I have a button, when the button is pressed, it calls wait on a thread and the GUI freezes when that call is made and I'm not sure why. In the process of trying to figure out what is going on, I have replaced the actual thread with a simple thread that is nothing more then a while(true) loop and I have tried a few ways of calling wait() all result in a frozen GUI.
Here is what the button does, Controller.getInstance().getScheduler() works fine and returns a thread without freezing, it is only when I call wait() that the GUI freezes.
And this is the thread I am trying to call wait on.
There are no other threads running that are trying to either use the EDT or the thread I am trying to wait, the thread doesn't do anything either so I'm at a bit of a loss.
I'm guessing you're calling wait() from the EDT, thereby placing the EDT on the wait list of the object returned by the getScheduler() call.
With no timeout specified for the wait() call or no call to notify() on the same object the EDT will forever be stuck in a WAITING state and never return to the RUNNABLE state.
As a result the GUI freezes completely.
Build a man a fire, and he'll be warm for a day. Set a man on fire, and he'll be warm for the rest of his life.
Ok, so calling wait there is screwing things up, so I tried a SwingWorker, which does the job of avoiding a frozen gui, but fails to stop the other thread. I also tried another generic thread with the same result. I'm a little confused to say the least, what would be the correct way to call wait on a thread from within a gui.
will phillips wrote:Ok, so calling wait there is screwing things up, so I tried a SwingWorker, which does the job of avoiding a frozen gui, but fails to stop the other thread. I also tried another generic thread with the same result. I'm a little confused to say the least, what would be the correct way to call wait on a thread from within a gui.
Don't know what you mean by "stop the other thread". Maybe you should describe that to us?
Keep in mind, there is a reason why swing operations must be done in the event dispatching thread -- swing isn't thread safe, so all unsafe operations must be done in a particular thread. Unfortunately, there is only one event dispatching thread for everything in swing. This means that if you want to do complex operations, you shouldn't do it all in the EDT, because there is only one EDT. And at the same time, if you dispatch threads to do such operations to other threads, you need to understand when you need to dispatch back to the EDT.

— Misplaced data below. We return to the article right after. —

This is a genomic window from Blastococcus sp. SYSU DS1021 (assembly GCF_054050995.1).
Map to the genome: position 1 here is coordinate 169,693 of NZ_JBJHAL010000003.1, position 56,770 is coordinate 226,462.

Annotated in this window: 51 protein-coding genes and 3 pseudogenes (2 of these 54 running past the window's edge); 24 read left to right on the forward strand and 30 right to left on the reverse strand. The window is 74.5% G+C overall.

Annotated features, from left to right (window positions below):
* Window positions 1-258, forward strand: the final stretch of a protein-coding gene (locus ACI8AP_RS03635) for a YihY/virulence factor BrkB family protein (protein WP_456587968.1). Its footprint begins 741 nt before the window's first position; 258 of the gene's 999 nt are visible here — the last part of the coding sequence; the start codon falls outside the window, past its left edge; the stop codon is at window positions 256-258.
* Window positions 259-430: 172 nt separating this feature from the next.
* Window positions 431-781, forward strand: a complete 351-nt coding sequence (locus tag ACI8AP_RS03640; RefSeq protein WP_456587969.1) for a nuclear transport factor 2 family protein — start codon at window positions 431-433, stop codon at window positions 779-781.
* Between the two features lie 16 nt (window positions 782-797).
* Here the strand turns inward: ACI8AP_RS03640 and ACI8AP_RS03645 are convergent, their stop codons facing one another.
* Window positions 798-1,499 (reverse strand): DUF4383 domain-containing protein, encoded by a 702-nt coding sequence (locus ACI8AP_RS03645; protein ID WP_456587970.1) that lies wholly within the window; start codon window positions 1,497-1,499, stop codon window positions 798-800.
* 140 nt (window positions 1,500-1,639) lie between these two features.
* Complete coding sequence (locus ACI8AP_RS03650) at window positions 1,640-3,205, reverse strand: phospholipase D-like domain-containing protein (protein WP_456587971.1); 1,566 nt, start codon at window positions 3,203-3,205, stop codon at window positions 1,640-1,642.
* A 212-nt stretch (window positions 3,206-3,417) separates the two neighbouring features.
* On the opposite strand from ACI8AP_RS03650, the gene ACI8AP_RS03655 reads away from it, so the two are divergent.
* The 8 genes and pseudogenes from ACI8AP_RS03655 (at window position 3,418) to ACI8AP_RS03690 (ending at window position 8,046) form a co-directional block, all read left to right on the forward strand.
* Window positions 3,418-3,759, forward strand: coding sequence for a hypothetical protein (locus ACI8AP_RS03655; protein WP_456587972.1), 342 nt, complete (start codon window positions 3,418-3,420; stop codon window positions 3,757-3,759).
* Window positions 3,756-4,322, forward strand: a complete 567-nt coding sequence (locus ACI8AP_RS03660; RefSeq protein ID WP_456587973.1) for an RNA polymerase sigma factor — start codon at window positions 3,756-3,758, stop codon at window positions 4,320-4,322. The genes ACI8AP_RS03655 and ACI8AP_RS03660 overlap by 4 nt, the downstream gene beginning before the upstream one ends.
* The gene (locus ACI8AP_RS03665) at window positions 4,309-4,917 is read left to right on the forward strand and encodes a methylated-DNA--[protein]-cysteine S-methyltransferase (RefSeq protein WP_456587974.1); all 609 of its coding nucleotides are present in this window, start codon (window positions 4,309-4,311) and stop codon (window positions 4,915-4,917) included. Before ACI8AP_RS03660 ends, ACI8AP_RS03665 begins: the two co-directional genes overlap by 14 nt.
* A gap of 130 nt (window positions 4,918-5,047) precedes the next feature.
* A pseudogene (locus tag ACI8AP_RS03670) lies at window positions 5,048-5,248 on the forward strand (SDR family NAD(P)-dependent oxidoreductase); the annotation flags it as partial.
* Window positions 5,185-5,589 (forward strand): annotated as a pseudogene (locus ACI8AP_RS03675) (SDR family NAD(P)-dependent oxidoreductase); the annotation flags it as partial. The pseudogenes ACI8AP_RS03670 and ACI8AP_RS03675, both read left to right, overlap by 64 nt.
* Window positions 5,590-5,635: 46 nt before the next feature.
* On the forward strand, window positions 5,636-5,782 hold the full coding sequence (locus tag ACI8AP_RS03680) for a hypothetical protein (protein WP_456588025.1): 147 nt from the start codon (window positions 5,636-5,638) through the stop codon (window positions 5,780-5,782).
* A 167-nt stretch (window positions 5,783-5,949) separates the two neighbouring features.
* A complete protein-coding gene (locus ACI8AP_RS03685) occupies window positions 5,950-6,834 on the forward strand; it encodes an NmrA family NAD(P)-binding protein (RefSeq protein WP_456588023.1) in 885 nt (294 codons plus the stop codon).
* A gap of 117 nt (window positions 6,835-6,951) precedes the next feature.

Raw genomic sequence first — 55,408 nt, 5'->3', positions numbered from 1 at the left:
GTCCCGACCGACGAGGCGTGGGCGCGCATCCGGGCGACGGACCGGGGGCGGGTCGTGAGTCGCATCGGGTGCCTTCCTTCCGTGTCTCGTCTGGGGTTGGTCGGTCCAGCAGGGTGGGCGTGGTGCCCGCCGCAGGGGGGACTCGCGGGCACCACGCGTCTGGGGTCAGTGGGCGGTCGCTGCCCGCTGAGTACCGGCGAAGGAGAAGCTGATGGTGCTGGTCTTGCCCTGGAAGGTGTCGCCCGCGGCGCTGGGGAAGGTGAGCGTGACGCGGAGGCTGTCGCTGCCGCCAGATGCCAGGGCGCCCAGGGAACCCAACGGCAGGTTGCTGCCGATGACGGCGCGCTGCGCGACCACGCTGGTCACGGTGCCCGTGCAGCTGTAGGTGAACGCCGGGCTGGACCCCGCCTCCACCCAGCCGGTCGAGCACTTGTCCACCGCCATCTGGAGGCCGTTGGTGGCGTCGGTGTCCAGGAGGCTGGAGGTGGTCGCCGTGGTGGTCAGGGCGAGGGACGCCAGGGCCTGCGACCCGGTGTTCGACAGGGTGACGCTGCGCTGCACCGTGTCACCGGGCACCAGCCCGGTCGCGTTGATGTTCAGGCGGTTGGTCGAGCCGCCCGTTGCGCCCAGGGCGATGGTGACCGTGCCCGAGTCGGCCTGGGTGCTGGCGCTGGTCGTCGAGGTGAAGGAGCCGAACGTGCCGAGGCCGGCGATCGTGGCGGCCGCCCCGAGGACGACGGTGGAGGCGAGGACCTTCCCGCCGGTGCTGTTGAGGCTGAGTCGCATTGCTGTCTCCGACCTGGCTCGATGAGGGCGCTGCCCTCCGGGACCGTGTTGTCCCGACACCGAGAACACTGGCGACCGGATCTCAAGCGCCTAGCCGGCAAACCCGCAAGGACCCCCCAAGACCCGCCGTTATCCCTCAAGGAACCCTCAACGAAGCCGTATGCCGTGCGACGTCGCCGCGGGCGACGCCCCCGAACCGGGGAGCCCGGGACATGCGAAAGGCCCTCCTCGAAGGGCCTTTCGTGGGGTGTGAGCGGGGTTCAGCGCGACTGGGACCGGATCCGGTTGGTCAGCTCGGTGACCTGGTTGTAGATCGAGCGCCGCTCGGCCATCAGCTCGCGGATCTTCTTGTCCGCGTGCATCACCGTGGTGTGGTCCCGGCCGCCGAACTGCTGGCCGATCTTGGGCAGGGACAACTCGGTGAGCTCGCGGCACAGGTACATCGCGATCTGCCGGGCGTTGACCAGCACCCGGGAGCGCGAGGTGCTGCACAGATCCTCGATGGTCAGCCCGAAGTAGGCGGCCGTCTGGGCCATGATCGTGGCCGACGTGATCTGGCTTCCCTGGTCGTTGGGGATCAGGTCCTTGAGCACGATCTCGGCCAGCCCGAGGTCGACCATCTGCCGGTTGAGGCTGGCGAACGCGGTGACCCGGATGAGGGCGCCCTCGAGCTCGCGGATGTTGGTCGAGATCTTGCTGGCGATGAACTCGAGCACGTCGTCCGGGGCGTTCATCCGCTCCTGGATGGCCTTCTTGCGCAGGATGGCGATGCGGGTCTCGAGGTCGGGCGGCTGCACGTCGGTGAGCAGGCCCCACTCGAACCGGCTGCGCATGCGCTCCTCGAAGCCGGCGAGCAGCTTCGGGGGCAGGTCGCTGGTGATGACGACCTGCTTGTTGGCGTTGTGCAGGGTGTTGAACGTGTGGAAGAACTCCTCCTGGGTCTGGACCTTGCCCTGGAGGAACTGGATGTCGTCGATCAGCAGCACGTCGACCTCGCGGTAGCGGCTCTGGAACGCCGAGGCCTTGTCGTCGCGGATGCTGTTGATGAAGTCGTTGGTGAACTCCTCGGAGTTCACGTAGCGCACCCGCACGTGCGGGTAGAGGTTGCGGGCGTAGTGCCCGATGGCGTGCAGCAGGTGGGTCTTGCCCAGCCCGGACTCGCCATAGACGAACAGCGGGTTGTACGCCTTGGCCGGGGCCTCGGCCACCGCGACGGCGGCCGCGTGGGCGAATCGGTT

For example, you should spin off complex DB or web services operations to separate thread, and this separate thread can wait() for results. But if those results needs to be displayed in swing, you need to dispatch that work back to the EDT.
I have several threads that run in the background, and one of them, the scheduler, changes the information displayed by the GUI. After so many changes occur, the scheduler will adds a little runnable object to the EDT(via invokeLater) that updates the required GUI elements, which works just fine and if that was all I was doing I could walk away. However, there are two situations where I would like to stop the changes from being made for a short period of time before resuming. One is to observe the current state of the information, the second opens a window that blocks the main GUI window and during the period where this second window is open I would like to stop changes from being made, just to make sure nothing is missed. So basically, I just want to pause the scheduler thread until it is told to resume.
So you should know that calling wait() does not pause the Object you call the method on, it makes the current Thread wait() for notification (effectively pausing) until notified by the same Object. Since you want the Scheduler to pause/wait you need to move the wait() call to the Scheduler thread. You then need to inform the Scheduler when it should pause and when it should continue. For example:
Then your button code (and the code that opens/closes the window would call